Can Chamki Do What Gondappa Did For Lifebuoy’s #HelpAChildReach5

Lifebuoy's 'Help a child reach 5' has rolled out a real life experiment with to-be mother Sangrahi, where her imagined daughter Chamki convinces her of the importance of handwashing

Hindustan Unilever’s 2013 award-winning campaign for Lifebuoy ‘Help a Child Reach 5’ is out with the next in the series. An active proponent of handwashing with soap, Lifebuoy had kickstarted a worldwide movement to instil hygienic handwashing behaviour in schools and villages. The idea stemmed from a sad statistic that each year infectious diseases like diarrhoea and pneumonia claim the lives of 6 million children under the age of 5.

‘Helping a child reach 5’ meant promoting the importance of hygienic handwashing through various programs, one of which involved social media. A heartfelt digital film about Gondappa and his son Muthu was created for the campaign, while Facebook and Twitter was abuzz with pledges and the hashtag #helpachildreach5.

This time the awareness campaign involves a real-life experiment featuring to-be mother, Sangrahi. The campaign conceptualised by Lowe Lintas, begins with hard-hitting stats - 6 million children die before they reach the age of 5. 44% of these deaths occur in the first 28 days of birth.

Sangrahi’s husband and Sangrahi herself talk about their fears. In her village alone many children die before they are five. She shares a story of her friend whose child passed away within weeks of being born. She does hope to have a baby girl and plans on naming her ‘Chamki’. She even imagines tying two pigtails and sending Chamki to school.

Next a female health official shares how these villagers will still visit a temple, go on fast and evade the evil eye for better health of their children, but not change their habits. We see Sangrahi kneading dough right after she has washed her hands with dirty water and wiped them on her saree.

Then comes the idea of the experiment. When all the villagers get together to watch television at the only house that has one, a video starts playing in between. A little girl in the video introduces herself as Chamki, Sangrahi’s imagined daughter who is all of seven years old now. Showing her two pigtails, Chamki takes everyone into the future where she has been gifted a doll by an aunt, a purple frock and so on. She goes on to thank her mother for singing her a lullaby every night in the womb, for the tasty food, for putting her in school, and for making her laugh whenever she felt down.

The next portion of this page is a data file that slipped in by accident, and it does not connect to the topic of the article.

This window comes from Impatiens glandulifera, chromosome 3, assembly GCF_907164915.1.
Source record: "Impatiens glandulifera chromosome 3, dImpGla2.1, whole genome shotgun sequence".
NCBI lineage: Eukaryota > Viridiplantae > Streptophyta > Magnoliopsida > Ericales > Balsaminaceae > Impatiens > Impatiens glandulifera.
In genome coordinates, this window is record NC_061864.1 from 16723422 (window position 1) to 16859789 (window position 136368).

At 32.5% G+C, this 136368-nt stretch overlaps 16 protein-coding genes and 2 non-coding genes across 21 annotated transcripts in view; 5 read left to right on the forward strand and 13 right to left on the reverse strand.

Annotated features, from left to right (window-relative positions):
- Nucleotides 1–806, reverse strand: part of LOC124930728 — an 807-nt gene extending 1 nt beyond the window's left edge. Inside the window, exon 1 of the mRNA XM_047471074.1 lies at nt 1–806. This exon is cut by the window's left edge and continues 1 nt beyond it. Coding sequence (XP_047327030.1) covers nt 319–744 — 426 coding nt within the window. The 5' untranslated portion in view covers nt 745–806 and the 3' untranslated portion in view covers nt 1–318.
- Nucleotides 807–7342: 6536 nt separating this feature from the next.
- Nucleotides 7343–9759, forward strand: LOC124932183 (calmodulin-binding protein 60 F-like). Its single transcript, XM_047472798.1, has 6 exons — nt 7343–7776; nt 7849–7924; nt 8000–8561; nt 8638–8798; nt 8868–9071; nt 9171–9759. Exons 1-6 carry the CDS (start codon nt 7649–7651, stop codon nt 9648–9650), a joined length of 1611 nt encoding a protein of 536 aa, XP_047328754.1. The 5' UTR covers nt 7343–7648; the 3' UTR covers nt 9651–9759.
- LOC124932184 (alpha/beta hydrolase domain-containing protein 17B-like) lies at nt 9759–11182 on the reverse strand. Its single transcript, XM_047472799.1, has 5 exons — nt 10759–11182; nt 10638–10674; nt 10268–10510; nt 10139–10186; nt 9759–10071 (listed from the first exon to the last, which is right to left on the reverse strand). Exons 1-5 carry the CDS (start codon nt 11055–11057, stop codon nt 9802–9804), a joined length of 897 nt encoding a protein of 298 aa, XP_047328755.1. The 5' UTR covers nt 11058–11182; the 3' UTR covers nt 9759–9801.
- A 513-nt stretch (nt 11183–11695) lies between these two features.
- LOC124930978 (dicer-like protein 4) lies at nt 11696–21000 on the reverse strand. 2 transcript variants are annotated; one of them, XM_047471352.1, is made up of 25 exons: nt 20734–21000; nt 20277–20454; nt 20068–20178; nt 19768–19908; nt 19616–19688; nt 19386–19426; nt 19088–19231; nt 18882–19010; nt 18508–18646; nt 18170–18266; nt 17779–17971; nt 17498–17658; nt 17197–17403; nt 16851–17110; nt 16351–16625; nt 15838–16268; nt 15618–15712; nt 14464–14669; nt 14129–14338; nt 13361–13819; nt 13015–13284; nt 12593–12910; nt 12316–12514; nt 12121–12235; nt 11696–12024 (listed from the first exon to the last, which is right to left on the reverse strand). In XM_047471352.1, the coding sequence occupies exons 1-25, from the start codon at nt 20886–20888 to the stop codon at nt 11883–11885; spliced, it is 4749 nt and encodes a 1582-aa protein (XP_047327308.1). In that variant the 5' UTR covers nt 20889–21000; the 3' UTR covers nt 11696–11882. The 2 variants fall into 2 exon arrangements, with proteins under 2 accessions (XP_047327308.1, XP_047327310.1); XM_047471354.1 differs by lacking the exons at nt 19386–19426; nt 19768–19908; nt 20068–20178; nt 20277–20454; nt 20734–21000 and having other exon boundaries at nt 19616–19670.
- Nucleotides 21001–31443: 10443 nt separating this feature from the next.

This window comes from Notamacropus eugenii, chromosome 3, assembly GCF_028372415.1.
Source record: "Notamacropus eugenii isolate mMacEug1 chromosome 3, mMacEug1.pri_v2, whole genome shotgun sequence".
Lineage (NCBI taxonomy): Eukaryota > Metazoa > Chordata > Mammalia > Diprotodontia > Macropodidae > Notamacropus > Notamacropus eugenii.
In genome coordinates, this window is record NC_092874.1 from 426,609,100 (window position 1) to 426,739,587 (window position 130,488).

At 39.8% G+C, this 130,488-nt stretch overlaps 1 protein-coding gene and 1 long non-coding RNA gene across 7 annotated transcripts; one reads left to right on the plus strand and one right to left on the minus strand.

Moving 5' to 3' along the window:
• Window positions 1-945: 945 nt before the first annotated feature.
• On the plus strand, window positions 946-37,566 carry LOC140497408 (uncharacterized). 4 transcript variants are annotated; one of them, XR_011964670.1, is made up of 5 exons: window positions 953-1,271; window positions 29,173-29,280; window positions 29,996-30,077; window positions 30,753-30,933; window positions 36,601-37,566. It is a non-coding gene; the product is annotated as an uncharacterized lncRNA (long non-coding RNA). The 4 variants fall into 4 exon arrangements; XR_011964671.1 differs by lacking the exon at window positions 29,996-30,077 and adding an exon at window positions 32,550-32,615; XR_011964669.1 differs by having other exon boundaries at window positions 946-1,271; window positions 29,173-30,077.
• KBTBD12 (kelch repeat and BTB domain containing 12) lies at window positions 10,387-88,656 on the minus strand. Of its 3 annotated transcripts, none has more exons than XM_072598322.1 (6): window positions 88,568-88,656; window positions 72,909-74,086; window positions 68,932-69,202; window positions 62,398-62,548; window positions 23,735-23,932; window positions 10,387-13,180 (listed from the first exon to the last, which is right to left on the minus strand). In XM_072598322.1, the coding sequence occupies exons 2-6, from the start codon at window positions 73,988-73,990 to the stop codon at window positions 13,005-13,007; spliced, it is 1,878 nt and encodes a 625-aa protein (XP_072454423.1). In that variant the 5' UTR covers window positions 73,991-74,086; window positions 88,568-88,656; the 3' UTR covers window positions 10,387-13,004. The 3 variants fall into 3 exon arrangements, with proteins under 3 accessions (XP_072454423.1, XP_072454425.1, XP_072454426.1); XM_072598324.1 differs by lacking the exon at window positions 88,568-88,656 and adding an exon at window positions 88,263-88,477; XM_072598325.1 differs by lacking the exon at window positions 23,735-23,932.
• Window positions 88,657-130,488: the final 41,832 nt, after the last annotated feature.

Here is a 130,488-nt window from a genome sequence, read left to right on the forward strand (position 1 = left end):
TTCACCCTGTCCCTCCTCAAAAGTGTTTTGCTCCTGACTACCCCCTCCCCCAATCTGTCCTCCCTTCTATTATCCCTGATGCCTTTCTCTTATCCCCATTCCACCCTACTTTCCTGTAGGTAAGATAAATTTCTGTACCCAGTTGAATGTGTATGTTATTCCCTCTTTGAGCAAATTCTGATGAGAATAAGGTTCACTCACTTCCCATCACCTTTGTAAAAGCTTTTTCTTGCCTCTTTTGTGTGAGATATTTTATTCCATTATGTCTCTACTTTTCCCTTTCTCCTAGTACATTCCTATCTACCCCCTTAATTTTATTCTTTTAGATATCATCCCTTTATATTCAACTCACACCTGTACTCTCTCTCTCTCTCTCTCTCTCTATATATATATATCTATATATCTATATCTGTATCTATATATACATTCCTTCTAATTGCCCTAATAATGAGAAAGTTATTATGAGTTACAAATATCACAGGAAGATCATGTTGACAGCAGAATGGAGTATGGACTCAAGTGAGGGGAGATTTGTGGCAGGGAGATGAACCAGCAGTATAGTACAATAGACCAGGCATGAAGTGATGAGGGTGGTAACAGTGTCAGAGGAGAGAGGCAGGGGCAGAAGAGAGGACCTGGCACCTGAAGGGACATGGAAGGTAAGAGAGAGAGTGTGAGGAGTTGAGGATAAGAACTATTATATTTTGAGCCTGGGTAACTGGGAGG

But then Chamki begins to thank her mother for washing her hands with soap even though everybody laughed at her. Chamki reasons that her mother’s handwashing habits prevented Chamki from getting any infection in the first 28 days. The point is driven home. A tearful Sangrahi then promises to do everything the future Chamki thanked her for.

Can Chamki shine like Gondappa?

The 3.5-minute film has garnered over 2.4 million views in two days of being uploaded. That’s already a record high compared to the earlier Gondappa film.

The Gondappa story was launched exclusively for Facebook fans, the video quickly spread onto other social networks based on its sheer power of storytelling. The 3-minute film raked in 1.5 million views in the first three weeks of being launched. It even found itself in second place at 16 million views in the list of ’10 most viewed ads on YouTube in 2013’. The film has crossed over 19 million views till date.

Lifebuoy has been pushing the new ad too via YouTube embeds and Twitter trending. People have been urged to share the film with mothers to be, and spread handwashing habits.

The story of Gondappa has stayed on with us all these years, and has well served its purpose. It is still the most unforgettable campaign when it comes to recalling social cause marketing campaigns that went viral on the social web. However, Gondappa’s story was a fictional account depicting a village father. Sangrahi’s story is real and in your face. The problem is addressed right at the point at which it is needed, handwashing education coming from the womb.

The seven-year-old Chamki is the future child this village mother wishes for while the brand acts as an enabler of her wish, in a village that sees most children die before they reach 5. Impressive concept and experiment by Lifebuoy!

It remains to be seen whether Chamki can bring the awards for Lifebuoy.